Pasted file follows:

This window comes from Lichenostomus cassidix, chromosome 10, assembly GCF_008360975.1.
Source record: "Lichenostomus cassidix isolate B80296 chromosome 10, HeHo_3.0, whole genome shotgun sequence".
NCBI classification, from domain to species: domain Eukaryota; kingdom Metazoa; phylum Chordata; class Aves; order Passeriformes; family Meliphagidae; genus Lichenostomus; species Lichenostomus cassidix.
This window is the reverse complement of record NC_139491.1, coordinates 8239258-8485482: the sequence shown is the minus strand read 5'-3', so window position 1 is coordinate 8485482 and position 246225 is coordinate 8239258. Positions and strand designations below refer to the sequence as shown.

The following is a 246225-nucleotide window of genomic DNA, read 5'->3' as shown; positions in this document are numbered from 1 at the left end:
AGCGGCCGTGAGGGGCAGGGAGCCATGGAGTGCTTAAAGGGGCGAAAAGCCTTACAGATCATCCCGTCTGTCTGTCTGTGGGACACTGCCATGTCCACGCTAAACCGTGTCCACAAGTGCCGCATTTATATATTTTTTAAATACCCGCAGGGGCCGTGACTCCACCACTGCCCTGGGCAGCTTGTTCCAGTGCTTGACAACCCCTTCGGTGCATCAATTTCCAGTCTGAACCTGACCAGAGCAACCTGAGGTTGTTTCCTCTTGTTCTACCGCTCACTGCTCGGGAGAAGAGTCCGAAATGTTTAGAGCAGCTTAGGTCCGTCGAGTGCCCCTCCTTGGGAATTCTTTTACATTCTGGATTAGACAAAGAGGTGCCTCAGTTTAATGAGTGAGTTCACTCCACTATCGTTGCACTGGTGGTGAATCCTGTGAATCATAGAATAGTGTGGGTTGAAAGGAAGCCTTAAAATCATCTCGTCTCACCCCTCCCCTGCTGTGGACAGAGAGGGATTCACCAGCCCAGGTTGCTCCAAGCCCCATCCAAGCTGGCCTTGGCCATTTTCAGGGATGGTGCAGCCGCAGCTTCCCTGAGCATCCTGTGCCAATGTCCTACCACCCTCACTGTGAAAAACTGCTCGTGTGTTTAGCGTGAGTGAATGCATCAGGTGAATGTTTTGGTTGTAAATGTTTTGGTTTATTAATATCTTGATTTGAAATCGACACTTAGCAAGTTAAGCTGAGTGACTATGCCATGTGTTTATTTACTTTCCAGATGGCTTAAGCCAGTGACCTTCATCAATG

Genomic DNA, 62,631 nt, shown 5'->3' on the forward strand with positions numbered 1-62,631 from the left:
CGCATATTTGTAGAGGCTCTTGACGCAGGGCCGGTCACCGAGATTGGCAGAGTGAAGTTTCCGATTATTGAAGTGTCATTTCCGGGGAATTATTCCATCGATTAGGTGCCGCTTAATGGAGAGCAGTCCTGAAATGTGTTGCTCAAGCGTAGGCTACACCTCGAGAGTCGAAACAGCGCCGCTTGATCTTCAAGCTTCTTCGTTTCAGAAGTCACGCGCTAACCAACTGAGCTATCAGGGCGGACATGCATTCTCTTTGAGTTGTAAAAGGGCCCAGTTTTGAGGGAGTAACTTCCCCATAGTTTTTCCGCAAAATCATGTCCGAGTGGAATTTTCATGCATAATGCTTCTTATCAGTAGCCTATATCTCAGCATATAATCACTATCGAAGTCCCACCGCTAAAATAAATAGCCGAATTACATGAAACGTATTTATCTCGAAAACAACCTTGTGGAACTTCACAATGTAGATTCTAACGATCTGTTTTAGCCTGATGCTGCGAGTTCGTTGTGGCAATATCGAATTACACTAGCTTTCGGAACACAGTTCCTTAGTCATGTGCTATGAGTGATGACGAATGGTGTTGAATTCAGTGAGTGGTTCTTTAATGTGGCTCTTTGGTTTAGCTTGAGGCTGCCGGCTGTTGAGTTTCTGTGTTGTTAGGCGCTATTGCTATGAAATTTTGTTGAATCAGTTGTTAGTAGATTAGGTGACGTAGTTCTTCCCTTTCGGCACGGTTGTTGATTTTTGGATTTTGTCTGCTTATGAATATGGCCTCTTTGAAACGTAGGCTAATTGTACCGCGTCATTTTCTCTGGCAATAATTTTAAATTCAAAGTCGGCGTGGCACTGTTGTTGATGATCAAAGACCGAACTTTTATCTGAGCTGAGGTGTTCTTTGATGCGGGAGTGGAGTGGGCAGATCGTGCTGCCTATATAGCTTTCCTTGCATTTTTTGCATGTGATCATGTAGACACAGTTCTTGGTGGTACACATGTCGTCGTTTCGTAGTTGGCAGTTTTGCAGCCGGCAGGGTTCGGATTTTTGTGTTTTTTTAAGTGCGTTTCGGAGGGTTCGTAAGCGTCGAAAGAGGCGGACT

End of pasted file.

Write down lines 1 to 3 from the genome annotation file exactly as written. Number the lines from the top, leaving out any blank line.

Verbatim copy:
This window comes from Lichenostomus cassidix, chromosome 10, assembly GCF_008360975.1.
Source record: "Lichenostomus cassidix isolate B80296 chromosome 10, HeHo_3.0, whole genome shotgun sequence".
NCBI classification, from domain to species: domain Eukaryota; kingdom Metazoa; phylum Chordata; class Aves; order Passeriformes; family Meliphagidae; genus Lichenostomus; species Lichenostomus cassidix.